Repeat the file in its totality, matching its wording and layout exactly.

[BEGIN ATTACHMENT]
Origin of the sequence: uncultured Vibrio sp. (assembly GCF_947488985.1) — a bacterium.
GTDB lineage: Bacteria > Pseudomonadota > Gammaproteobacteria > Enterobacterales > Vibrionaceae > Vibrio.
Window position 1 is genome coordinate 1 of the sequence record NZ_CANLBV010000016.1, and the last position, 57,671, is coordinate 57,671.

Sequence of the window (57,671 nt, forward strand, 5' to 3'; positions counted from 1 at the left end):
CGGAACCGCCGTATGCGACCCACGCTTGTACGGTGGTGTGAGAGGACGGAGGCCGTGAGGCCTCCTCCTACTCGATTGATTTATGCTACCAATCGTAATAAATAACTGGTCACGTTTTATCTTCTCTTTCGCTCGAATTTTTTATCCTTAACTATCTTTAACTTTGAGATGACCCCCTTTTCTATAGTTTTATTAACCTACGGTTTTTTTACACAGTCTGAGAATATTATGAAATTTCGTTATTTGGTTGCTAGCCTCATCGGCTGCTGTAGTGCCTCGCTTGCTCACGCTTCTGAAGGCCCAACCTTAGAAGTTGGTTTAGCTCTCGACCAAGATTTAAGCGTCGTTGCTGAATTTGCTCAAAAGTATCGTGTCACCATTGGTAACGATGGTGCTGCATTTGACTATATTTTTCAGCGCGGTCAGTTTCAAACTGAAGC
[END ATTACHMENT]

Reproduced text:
Origin of the sequence: uncultured Vibrio sp. (assembly GCF_947488985.1) — a bacterium.
GTDB lineage: Bacteria > Pseudomonadota > Gammaproteobacteria > Enterobacterales > Vibrionaceae > Vibrio.
Window position 1 is genome coordinate 1 of the sequence record NZ_CANLBV010000016.1, and the last position, 57,671, is coordinate 57,671.

Sequence of the window (57,671 nt, forward strand, 5' to 3'; positions counted from 1 at the left end):
CGGAACCGCCGTATGCGACCCACGCTTGTACGGTGGTGTGAGAGGACGGAGGCCGTGAGGCCTCCTCCTACTCGATTGATTTATGCTACCAATCGTAATAAATAACTGGTCACGTTTTATCTTCTCTTTCGCTCGAATTTTTTATCCTTAACTATCTTTAACTTTGAGATGACCCCCTTTTCTATAGTTTTATTAACCTACGGTTTTTTTACACAGTCTGAGAATATTATGAAATTTCGTTATTTGGTTGCTAGCCTCATCGGCTGCTGTAGTGCCTCGCTTGCTCACGCTTCTGAAGGCCCAACCTTAGAAGTTGGTTTAGCTCTCGACCAAGATTTAAGCGTCGTTGCTGAATTTGCTCAAAAGTATCGTGTCACCATTGGTAACGATGGTGCTGCATTTGACTATATTTTTCAGCGCGGTCAGTTTCAAACTGAAGC